Uninsured and Underinsured Motorist Coverage
Uninsured and underinsured motorist coverage is required in some states and optional in others.
However, adding this type of coverage to your policy can save you a lot of money if you’re involved in a car crash with someone who doesn’t have insurance.
If you don’t have this coverage and something were to happen at the fault of an uninsured or underinsured driver, you could end up paying for some or all the damage yourself because your insurer wouldn’t have another insurance company to recover money from.
Personal Injury Protection (PIP) Insurance
Personal injury protection, also known as no-fault insurance, covers your medical expenses after an accident, regardless of who’s at fault.
It can cover things like ambulance bills, emergency room costs, follow-up medical appointments, lost wages and transportation to and from doctor visits.
It does not cover damage to your car, theft or damage to other people’s property.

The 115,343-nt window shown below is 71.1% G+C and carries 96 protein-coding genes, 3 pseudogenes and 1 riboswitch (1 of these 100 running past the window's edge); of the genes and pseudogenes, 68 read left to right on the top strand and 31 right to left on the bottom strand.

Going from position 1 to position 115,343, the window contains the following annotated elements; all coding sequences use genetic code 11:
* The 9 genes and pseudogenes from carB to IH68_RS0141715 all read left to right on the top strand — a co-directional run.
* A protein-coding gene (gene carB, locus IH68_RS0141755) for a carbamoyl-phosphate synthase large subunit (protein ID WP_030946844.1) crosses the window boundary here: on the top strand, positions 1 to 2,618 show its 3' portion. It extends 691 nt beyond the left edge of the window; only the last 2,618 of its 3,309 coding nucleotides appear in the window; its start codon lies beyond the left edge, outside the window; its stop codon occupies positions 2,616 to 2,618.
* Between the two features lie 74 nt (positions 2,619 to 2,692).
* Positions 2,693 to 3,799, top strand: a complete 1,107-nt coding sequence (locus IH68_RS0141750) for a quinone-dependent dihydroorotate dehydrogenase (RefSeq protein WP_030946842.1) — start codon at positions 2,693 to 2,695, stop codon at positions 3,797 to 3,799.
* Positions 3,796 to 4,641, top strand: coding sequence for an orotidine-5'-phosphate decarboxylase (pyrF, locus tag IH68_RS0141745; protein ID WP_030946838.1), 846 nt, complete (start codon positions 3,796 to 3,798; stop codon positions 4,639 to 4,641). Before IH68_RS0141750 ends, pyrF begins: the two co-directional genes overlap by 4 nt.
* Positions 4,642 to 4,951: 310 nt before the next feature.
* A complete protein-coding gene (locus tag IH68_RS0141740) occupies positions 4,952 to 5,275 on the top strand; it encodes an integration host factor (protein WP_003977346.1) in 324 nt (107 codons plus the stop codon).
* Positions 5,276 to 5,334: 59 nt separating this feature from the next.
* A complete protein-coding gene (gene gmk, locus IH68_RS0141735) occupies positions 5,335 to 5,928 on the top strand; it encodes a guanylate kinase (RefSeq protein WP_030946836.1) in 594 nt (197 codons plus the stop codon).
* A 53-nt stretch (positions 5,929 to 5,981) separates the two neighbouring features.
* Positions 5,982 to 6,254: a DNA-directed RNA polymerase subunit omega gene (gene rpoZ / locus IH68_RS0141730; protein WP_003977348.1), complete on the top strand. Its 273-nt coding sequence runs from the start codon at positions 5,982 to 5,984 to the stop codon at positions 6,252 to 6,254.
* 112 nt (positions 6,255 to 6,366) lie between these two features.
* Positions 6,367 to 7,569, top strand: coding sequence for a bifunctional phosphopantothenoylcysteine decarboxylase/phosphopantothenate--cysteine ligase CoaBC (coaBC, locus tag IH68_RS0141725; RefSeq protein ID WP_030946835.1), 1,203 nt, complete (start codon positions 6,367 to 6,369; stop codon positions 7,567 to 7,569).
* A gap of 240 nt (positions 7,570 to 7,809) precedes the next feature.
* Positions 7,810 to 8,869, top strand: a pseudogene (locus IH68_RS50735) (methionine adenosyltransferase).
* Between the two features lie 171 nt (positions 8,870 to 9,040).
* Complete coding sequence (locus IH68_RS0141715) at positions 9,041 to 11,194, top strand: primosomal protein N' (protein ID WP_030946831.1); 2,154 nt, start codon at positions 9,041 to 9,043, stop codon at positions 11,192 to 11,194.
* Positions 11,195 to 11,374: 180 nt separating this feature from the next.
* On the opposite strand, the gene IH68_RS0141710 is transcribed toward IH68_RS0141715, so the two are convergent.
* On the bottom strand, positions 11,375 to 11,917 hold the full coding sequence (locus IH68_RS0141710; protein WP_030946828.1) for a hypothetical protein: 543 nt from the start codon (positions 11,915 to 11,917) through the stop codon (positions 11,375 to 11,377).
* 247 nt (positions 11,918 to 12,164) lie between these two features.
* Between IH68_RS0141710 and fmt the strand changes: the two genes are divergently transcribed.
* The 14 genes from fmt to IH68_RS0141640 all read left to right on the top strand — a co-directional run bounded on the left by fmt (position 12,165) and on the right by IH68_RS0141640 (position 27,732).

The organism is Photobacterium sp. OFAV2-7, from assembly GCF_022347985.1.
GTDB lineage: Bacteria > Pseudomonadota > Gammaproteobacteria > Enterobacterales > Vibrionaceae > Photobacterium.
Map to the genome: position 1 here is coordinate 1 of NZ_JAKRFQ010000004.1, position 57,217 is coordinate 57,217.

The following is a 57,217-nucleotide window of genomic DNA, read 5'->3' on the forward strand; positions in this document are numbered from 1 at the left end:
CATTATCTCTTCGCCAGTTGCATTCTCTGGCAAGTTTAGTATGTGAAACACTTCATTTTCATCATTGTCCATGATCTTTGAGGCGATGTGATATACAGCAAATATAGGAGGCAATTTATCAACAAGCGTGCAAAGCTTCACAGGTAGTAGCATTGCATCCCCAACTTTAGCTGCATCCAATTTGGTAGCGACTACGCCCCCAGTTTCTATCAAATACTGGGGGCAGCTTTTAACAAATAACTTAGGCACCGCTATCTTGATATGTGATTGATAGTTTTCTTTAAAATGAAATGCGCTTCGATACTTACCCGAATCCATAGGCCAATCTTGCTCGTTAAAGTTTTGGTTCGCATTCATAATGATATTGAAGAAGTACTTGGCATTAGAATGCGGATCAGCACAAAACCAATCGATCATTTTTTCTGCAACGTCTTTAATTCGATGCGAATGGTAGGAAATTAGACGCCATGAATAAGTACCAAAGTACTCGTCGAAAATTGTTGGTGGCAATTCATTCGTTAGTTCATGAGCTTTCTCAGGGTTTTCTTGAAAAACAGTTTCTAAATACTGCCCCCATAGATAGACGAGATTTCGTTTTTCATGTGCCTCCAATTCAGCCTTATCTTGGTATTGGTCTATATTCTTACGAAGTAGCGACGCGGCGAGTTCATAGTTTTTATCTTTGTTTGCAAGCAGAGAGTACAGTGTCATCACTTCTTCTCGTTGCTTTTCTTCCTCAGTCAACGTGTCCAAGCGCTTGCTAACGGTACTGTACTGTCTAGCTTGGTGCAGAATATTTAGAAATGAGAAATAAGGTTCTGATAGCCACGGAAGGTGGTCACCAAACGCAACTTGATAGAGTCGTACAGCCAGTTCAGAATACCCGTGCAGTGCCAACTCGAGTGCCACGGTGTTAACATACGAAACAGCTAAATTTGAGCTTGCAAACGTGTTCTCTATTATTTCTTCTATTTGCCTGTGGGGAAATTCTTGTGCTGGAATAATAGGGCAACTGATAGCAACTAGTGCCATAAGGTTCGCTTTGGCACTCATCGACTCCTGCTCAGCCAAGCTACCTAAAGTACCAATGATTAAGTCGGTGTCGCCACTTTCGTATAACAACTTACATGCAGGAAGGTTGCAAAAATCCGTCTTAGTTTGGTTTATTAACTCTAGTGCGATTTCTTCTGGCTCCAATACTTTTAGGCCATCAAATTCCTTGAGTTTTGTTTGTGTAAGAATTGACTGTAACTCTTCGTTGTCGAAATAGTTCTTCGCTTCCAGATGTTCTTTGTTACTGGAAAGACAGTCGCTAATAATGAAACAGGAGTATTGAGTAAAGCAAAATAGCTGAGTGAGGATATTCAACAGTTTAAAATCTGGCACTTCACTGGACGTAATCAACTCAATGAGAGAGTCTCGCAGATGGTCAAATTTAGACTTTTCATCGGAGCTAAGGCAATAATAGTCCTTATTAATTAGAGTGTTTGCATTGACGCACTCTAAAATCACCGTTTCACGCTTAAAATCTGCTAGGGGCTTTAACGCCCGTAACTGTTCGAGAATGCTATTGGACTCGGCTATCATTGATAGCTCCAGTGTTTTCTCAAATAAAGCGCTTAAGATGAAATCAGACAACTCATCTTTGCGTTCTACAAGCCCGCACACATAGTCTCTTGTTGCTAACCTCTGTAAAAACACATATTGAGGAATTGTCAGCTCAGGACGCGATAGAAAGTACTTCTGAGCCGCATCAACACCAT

No-fault insurance is mandatory in 18 states.
Collision and Comprehensive Coverage
If you want as much protection as possible, look for policies that include liability coverage, plus collision and comprehensive coverage. This is sometimes called full coverage car insurance.
No state requires drivers to carry collision or comprehensive insurance coverage. Adding this coverage can cost twice as much as your basic insurance requirements.
But if you can afford it, this extra coverage can be a smart move — especially if you have a new car.
Collision coverage pays for damage to your car when the accident involves an object or another vehicle. Owners of older cars without much value can consider dropping this coverage because it’s normally limited to the cash value of your car. This coverage is optional unless you finance your car.
Comprehensive coverage helps cover damage to your car from things like theft, fire, explosions, flood and vandalism. This coverage includes a deductible.
Step 4: Shop for Car Insurance Quotes
Rates vary considerably from one insurance provider to another, so it’s wise to get more than one or two quotes.
While you still have the option of making dozens of phone calls or working with independent agents or brokers, comparison shopping can be made even simpler by doing it online.
Make sure to compare the exact same coverage levels when shopping online for car insurance quotes to get an apples-to-apples comparison.
If you don’t know where to look, here are some providers that can find you a good rate with a reputable company:
- EverQuote is the largest online marketplace for insurance in the U.S. When you answer a few questions about yourself and your driving record, you’ll get the top options from more than 175 different carriers handed right to you.